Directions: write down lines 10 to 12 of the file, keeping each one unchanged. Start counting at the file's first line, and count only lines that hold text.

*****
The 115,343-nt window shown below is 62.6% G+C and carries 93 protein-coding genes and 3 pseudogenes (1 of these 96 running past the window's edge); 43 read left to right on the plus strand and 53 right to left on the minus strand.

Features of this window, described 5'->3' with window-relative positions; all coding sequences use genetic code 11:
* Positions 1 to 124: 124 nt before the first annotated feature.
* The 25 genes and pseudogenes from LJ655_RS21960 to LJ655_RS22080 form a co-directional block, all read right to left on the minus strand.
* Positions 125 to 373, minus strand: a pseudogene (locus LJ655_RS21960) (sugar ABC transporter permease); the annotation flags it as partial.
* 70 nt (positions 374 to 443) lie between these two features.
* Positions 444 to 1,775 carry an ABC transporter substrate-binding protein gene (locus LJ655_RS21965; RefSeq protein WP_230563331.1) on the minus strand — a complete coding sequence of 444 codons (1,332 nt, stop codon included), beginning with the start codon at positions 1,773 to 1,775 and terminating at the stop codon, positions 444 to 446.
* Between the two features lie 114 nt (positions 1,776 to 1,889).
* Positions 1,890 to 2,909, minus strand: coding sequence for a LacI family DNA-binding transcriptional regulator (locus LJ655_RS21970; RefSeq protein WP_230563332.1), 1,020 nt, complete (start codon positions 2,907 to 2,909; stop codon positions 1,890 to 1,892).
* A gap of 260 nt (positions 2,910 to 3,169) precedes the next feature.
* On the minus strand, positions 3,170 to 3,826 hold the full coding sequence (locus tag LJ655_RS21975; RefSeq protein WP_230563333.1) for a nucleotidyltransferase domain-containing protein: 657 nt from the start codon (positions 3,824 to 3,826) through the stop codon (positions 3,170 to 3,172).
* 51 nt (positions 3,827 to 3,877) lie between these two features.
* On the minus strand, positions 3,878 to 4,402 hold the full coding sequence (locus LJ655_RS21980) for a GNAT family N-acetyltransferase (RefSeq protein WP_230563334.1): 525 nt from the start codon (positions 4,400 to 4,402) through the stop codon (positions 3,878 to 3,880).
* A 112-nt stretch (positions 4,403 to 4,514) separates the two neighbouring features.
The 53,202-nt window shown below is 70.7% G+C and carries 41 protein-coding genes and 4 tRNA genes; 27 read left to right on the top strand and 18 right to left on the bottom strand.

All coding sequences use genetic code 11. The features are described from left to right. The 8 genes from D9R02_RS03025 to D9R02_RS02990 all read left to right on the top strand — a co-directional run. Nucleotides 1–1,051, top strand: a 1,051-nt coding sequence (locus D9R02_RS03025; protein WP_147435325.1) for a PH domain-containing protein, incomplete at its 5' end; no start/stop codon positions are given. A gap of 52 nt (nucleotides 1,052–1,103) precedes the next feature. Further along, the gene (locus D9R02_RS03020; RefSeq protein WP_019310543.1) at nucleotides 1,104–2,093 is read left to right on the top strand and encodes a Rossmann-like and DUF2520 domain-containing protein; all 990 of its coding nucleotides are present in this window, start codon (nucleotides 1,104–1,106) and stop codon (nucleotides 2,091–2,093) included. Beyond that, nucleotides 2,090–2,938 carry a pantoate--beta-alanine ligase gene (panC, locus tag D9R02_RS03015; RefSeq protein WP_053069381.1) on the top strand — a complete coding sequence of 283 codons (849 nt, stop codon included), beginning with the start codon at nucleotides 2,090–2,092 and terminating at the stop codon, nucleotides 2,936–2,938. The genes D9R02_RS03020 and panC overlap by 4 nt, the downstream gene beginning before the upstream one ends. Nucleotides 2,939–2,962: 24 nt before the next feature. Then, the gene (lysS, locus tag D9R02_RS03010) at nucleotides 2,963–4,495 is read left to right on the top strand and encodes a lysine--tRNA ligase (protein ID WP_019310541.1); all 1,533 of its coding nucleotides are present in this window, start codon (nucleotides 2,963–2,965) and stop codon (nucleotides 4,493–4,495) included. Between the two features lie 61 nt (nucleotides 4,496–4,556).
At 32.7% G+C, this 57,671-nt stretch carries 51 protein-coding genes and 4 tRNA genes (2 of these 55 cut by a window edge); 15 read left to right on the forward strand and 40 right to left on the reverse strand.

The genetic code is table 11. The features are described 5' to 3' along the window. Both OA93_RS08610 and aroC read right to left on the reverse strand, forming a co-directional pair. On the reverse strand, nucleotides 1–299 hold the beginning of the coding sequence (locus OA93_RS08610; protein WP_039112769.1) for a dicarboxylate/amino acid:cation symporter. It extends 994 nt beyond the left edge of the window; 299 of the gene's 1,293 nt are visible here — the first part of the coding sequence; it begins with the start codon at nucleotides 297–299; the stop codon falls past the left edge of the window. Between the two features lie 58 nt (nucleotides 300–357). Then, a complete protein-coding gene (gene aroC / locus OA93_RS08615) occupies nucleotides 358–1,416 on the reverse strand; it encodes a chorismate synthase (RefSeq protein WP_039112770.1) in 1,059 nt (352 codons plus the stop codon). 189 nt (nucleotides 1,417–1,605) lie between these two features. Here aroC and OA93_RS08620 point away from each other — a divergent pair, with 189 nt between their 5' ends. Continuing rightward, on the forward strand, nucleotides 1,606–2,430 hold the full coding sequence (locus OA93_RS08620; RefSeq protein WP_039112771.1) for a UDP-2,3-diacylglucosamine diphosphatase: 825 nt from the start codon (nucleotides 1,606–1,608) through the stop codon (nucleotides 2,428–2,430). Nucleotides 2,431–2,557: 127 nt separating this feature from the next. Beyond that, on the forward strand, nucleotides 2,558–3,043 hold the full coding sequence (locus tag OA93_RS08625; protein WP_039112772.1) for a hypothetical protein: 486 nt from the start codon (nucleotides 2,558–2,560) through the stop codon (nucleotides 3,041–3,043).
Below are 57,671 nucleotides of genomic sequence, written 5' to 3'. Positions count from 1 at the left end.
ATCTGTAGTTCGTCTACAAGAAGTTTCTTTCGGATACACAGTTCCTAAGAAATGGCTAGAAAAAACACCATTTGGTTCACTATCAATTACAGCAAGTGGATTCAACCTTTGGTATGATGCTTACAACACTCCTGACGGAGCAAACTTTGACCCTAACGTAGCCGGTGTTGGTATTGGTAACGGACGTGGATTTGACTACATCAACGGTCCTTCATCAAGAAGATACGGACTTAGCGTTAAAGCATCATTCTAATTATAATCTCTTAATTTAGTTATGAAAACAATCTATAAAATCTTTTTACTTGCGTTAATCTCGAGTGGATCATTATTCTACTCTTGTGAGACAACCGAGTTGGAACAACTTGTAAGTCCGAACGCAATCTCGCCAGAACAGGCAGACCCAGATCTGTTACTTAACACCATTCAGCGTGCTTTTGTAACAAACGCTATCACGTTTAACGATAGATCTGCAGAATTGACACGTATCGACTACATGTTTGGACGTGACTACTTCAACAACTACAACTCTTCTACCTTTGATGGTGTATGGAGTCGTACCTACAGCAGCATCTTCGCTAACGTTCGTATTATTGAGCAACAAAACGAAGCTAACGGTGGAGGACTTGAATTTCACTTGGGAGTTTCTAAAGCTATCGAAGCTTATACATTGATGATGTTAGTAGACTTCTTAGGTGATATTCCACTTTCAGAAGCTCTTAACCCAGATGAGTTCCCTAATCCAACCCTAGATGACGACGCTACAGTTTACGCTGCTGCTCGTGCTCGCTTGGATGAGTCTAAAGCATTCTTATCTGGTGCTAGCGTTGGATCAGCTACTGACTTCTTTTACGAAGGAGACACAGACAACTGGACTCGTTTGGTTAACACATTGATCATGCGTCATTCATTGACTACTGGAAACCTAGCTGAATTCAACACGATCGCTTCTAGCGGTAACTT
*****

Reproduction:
* A gap of 260 nt (positions 2,910 to 3,169) precedes the next feature.
* On the minus strand, positions 3,170 to 3,826 hold the full coding sequence (locus tag LJ655_RS21975; RefSeq protein WP_230563333.1) for a nucleotidyltransferase domain-containing protein: 657 nt from the start codon (positions 3,824 to 3,826) through the stop codon (positions 3,170 to 3,172).
* 51 nt (positions 3,827 to 3,877) lie between these two features.